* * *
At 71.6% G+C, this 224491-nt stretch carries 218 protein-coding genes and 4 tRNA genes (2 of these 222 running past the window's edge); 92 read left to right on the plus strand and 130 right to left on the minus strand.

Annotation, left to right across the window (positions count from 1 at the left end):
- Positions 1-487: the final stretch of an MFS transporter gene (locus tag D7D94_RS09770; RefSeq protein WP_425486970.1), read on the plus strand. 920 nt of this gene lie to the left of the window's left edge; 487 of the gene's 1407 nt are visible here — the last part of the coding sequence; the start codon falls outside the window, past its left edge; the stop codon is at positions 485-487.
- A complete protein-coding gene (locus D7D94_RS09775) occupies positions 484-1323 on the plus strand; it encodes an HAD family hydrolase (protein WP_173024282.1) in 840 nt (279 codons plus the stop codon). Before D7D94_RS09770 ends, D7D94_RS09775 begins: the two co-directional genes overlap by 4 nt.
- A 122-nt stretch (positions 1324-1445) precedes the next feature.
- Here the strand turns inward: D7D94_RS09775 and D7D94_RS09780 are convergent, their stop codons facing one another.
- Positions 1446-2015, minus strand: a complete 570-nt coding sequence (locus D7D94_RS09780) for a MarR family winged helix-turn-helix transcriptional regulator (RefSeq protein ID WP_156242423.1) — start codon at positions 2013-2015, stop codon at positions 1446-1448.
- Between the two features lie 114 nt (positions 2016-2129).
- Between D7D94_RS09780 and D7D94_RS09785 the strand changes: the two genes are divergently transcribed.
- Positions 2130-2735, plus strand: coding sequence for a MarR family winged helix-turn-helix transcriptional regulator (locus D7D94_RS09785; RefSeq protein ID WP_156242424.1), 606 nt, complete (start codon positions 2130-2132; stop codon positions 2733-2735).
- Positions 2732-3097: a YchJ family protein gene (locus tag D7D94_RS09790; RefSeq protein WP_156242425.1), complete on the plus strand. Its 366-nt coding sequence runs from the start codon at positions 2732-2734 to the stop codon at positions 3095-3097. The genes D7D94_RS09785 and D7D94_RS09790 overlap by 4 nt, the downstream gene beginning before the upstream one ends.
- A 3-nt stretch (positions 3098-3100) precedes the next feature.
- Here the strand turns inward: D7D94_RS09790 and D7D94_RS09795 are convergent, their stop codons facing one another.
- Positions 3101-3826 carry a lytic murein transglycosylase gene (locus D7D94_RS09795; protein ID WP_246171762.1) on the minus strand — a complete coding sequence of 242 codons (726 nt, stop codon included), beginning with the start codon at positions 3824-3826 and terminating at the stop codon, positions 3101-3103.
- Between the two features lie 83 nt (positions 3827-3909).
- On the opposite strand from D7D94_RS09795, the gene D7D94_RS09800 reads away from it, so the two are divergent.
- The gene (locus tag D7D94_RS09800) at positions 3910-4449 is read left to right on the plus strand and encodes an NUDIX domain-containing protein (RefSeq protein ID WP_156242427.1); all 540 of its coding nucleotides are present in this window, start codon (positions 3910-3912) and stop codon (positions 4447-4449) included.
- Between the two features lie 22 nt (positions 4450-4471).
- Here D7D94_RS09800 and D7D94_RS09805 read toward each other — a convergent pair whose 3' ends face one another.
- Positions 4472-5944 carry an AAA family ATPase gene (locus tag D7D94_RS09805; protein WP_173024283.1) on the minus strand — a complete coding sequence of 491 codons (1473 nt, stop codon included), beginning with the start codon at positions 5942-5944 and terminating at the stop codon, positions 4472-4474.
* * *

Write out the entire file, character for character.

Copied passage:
At 71.6% G+C, this 224491-nt stretch carries 218 protein-coding genes and 4 tRNA genes (2 of these 222 running past the window's edge); 92 read left to right on the plus strand and 130 right to left on the minus strand.

Annotation, left to right across the window (positions count from 1 at the left end):
- Positions 1-487: the final stretch of an MFS transporter gene (locus tag D7D94_RS09770; RefSeq protein WP_425486970.1), read on the plus strand. 920 nt of this gene lie to the left of the window's left edge; 487 of the gene's 1407 nt are visible here — the last part of the coding sequence; the start codon falls outside the window, past its left edge; the stop codon is at positions 485-487.
- A complete protein-coding gene (locus D7D94_RS09775) occupies positions 484-1323 on the plus strand; it encodes an HAD family hydrolase (protein WP_173024282.1) in 840 nt (279 codons plus the stop codon). Before D7D94_RS09770 ends, D7D94_RS09775 begins: the two co-directional genes overlap by 4 nt.
- A 122-nt stretch (positions 1324-1445) precedes the next feature.
- Here the strand turns inward: D7D94_RS09775 and D7D94_RS09780 are convergent, their stop codons facing one another.
- Positions 1446-2015, minus strand: a complete 570-nt coding sequence (locus D7D94_RS09780) for a MarR family winged helix-turn-helix transcriptional regulator (RefSeq protein ID WP_156242423.1) — start codon at positions 2013-2015, stop codon at positions 1446-1448.
- Between the two features lie 114 nt (positions 2016-2129).
- Between D7D94_RS09780 and D7D94_RS09785 the strand changes: the two genes are divergently transcribed.
- Positions 2130-2735, plus strand: coding sequence for a MarR family winged helix-turn-helix transcriptional regulator (locus D7D94_RS09785; RefSeq protein ID WP_156242424.1), 606 nt, complete (start codon positions 2130-2132; stop codon positions 2733-2735).
- Positions 2732-3097: a YchJ family protein gene (locus tag D7D94_RS09790; RefSeq protein WP_156242425.1), complete on the plus strand. Its 366-nt coding sequence runs from the start codon at positions 2732-2734 to the stop codon at positions 3095-3097. The genes D7D94_RS09785 and D7D94_RS09790 overlap by 4 nt, the downstream gene beginning before the upstream one ends.
- A 3-nt stretch (positions 3098-3100) precedes the next feature.
- Here the strand turns inward: D7D94_RS09790 and D7D94_RS09795 are convergent, their stop codons facing one another.
- Positions 3101-3826 carry a lytic murein transglycosylase gene (locus D7D94_RS09795; protein ID WP_246171762.1) on the minus strand — a complete coding sequence of 242 codons (726 nt, stop codon included), beginning with the start codon at positions 3824-3826 and terminating at the stop codon, positions 3101-3103.
- Between the two features lie 83 nt (positions 3827-3909).
- On the opposite strand from D7D94_RS09795, the gene D7D94_RS09800 reads away from it, so the two are divergent.
- The gene (locus tag D7D94_RS09800) at positions 3910-4449 is read left to right on the plus strand and encodes an NUDIX domain-containing protein (RefSeq protein ID WP_156242427.1); all 540 of its coding nucleotides are present in this window, start codon (positions 3910-3912) and stop codon (positions 4447-4449) included.
- Between the two features lie 22 nt (positions 4450-4471).
- Here D7D94_RS09800 and D7D94_RS09805 read toward each other — a convergent pair whose 3' ends face one another.
- Positions 4472-5944 carry an AAA family ATPase gene (locus tag D7D94_RS09805; protein WP_173024283.1) on the minus strand — a complete coding sequence of 491 codons (1473 nt, stop codon included), beginning with the start codon at positions 5942-5944 and terminating at the stop codon, positions 4472-4474.